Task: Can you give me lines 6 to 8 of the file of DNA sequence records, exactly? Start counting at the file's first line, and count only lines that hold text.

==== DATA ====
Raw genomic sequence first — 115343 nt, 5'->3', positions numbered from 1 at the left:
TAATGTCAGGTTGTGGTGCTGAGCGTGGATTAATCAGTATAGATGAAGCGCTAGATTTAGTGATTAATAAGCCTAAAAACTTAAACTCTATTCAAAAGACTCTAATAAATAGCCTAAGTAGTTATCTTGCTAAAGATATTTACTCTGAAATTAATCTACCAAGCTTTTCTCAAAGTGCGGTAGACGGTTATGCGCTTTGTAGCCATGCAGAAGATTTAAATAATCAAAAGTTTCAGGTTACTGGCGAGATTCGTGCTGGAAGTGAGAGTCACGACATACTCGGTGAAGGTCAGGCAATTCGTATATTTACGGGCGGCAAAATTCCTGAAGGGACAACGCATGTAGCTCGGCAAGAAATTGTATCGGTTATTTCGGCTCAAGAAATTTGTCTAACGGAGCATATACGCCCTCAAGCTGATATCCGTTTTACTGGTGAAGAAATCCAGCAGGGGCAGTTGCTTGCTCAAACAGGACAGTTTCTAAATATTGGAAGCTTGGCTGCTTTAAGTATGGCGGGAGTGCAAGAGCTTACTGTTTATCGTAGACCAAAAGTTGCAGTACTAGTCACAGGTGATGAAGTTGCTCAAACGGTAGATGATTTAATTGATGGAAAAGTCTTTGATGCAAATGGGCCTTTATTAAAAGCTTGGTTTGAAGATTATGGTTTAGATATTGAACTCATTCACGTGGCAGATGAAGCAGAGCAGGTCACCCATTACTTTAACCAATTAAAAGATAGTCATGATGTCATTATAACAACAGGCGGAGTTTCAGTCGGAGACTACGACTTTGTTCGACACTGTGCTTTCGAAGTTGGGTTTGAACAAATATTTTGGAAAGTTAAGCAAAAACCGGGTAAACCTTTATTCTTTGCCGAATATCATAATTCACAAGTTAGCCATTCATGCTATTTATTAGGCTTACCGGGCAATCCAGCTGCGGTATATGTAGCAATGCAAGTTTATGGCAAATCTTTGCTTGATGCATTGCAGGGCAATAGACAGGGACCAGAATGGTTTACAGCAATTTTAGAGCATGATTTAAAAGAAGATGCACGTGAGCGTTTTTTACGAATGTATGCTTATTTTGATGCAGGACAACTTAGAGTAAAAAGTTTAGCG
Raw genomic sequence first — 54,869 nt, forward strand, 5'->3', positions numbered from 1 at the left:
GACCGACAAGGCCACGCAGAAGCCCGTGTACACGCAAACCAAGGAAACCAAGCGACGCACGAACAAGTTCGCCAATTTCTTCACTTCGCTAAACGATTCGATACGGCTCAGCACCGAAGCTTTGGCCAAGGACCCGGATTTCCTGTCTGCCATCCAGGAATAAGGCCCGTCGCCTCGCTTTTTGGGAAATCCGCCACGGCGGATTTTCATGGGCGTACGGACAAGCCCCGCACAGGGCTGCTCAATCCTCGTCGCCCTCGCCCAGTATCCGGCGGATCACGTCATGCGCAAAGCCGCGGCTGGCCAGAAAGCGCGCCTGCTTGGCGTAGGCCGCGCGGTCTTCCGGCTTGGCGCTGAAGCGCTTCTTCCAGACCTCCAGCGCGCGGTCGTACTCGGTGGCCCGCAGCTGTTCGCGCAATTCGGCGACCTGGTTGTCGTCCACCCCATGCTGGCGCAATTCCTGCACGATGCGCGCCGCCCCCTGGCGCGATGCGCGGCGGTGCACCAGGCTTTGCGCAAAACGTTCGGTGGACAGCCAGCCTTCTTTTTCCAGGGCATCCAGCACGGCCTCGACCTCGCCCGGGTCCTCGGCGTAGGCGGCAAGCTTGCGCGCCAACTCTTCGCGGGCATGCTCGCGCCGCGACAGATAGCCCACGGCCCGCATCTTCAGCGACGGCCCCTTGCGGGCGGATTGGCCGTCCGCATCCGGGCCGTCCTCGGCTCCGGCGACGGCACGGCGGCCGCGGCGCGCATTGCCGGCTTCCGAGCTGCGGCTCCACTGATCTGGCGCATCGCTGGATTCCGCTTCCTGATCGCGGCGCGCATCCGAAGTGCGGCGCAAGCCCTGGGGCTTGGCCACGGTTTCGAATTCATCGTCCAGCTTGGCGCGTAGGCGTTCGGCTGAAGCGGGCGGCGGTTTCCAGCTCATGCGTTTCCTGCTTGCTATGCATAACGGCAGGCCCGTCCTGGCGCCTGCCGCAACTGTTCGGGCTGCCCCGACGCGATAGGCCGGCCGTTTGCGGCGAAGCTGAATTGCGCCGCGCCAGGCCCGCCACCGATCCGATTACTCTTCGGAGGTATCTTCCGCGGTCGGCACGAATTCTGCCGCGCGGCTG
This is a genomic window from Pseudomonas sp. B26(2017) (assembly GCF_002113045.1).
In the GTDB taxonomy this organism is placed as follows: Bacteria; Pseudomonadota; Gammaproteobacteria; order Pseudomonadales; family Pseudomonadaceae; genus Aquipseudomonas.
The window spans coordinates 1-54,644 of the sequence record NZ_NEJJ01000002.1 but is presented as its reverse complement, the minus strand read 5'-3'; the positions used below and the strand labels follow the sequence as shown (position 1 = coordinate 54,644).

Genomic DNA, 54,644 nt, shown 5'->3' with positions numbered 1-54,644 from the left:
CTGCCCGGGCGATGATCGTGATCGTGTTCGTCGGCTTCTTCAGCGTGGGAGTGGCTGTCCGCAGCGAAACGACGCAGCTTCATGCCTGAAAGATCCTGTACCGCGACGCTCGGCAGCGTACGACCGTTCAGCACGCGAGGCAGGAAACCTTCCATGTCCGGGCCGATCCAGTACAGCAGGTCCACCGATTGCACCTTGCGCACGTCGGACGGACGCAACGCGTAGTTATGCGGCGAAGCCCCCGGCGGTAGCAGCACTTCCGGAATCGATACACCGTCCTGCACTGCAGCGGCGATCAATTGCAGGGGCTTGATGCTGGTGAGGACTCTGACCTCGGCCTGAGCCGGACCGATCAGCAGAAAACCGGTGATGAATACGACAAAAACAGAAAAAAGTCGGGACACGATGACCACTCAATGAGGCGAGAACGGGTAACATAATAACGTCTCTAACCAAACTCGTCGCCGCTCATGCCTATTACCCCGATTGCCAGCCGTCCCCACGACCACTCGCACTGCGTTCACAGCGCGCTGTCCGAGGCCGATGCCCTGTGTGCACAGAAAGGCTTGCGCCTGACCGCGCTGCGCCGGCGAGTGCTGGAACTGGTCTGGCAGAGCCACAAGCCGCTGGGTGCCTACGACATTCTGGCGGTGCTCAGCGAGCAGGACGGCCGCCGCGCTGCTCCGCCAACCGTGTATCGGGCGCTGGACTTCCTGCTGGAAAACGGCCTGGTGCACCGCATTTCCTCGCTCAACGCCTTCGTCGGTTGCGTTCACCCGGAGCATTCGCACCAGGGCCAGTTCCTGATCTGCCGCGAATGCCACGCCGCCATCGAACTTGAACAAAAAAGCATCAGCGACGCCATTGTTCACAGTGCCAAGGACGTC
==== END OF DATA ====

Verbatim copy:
In the GTDB taxonomy this organism is placed as follows: Bacteria; Pseudomonadota; Gammaproteobacteria; order Pseudomonadales; family Pseudomonadaceae; genus Aquipseudomonas.
The window spans coordinates 1-54,644 of the sequence record NZ_NEJJ01000002.1 but is presented as its reverse complement, the minus strand read 5'-3'; the positions used below and the strand labels follow the sequence as shown (position 1 = coordinate 54,644).

Genomic DNA, 54,644 nt, shown 5'->3' with positions numbered 1-54,644 from the left: